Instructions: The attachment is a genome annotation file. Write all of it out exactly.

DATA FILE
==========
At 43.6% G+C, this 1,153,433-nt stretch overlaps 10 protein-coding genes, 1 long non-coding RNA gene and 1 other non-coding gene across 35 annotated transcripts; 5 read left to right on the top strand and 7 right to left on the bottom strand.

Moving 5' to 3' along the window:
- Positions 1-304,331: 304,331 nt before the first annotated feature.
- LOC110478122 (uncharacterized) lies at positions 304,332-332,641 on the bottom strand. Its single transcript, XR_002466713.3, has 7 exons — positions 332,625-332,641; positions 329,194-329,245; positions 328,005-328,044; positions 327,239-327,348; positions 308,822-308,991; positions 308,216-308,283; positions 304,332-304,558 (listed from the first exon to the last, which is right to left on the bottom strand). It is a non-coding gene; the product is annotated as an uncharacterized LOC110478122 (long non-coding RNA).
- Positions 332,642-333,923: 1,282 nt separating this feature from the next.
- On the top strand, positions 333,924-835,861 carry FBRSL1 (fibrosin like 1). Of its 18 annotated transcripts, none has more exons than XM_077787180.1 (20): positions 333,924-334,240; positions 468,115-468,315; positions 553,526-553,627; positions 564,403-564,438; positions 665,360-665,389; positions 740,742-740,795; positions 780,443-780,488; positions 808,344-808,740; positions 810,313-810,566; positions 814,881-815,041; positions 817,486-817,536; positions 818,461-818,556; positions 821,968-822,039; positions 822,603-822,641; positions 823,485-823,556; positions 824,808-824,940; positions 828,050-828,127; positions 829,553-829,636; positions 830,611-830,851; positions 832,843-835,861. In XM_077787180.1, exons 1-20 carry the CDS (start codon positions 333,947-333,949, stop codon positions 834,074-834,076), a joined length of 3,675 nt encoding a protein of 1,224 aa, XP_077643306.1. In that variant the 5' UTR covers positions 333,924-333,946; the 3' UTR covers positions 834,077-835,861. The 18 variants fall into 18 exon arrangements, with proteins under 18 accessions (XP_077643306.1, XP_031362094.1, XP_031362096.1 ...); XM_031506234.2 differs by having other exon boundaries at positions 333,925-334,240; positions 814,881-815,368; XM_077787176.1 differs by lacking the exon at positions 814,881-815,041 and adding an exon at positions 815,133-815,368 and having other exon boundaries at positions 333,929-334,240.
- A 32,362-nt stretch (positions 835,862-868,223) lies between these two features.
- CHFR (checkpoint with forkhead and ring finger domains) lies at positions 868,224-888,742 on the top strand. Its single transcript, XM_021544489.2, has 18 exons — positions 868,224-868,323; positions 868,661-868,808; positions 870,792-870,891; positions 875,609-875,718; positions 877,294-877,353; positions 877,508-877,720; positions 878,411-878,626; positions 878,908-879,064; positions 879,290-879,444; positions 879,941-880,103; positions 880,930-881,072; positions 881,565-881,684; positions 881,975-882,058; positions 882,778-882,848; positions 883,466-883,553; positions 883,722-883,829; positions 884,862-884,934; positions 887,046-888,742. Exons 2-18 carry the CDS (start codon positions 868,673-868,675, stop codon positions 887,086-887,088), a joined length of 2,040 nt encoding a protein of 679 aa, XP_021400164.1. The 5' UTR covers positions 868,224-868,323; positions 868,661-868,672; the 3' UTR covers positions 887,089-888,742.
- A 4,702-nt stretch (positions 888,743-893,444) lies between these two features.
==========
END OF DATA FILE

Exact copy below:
At 43.6% G+C, this 1,153,433-nt stretch overlaps 10 protein-coding genes, 1 long non-coding RNA gene and 1 other non-coding gene across 35 annotated transcripts; 5 read left to right on the top strand and 7 right to left on the bottom strand.

Moving 5' to 3' along the window:
- Positions 1-304,331: 304,331 nt before the first annotated feature.
- LOC110478122 (uncharacterized) lies at positions 304,332-332,641 on the bottom strand. Its single transcript, XR_002466713.3, has 7 exons — positions 332,625-332,641; positions 329,194-329,245; positions 328,005-328,044; positions 327,239-327,348; positions 308,822-308,991; positions 308,216-308,283; positions 304,332-304,558 (listed from the first exon to the last, which is right to left on the bottom strand). It is a non-coding gene; the product is annotated as an uncharacterized LOC110478122 (long non-coding RNA).
- Positions 332,642-333,923: 1,282 nt separating this feature from the next.
- On the top strand, positions 333,924-835,861 carry FBRSL1 (fibrosin like 1). Of its 18 annotated transcripts, none has more exons than XM_077787180.1 (20): positions 333,924-334,240; positions 468,115-468,315; positions 553,526-553,627; positions 564,403-564,438; positions 665,360-665,389; positions 740,742-740,795; positions 780,443-780,488; positions 808,344-808,740; positions 810,313-810,566; positions 814,881-815,041; positions 817,486-817,536; positions 818,461-818,556; positions 821,968-822,039; positions 822,603-822,641; positions 823,485-823,556; positions 824,808-824,940; positions 828,050-828,127; positions 829,553-829,636; positions 830,611-830,851; positions 832,843-835,861. In XM_077787180.1, exons 1-20 carry the CDS (start codon positions 333,947-333,949, stop codon positions 834,074-834,076), a joined length of 3,675 nt encoding a protein of 1,224 aa, XP_077643306.1. In that variant the 5' UTR covers positions 333,924-333,946; the 3' UTR covers positions 834,077-835,861. The 18 variants fall into 18 exon arrangements, with proteins under 18 accessions (XP_077643306.1, XP_031362094.1, XP_031362096.1 ...); XM_031506234.2 differs by having other exon boundaries at positions 333,925-334,240; positions 814,881-815,368; XM_077787176.1 differs by lacking the exon at positions 814,881-815,041 and adding an exon at positions 815,133-815,368 and having other exon boundaries at positions 333,929-334,240.
- A 32,362-nt stretch (positions 835,862-868,223) lies between these two features.
- CHFR (checkpoint with forkhead and ring finger domains) lies at positions 868,224-888,742 on the top strand. Its single transcript, XM_021544489.2, has 18 exons — positions 868,224-868,323; positions 868,661-868,808; positions 870,792-870,891; positions 875,609-875,718; positions 877,294-877,353; positions 877,508-877,720; positions 878,411-878,626; positions 878,908-879,064; positions 879,290-879,444; positions 879,941-880,103; positions 880,930-881,072; positions 881,565-881,684; positions 881,975-882,058; positions 882,778-882,848; positions 883,466-883,553; positions 883,722-883,829; positions 884,862-884,934; positions 887,046-888,742. Exons 2-18 carry the CDS (start codon positions 868,673-868,675, stop codon positions 887,086-887,088), a joined length of 2,040 nt encoding a protein of 679 aa, XP_021400164.1. The 5' UTR covers positions 868,224-868,323; positions 868,661-868,672; the 3' UTR covers positions 887,089-888,742.
- A 4,702-nt stretch (positions 888,743-893,444) lies between these two features.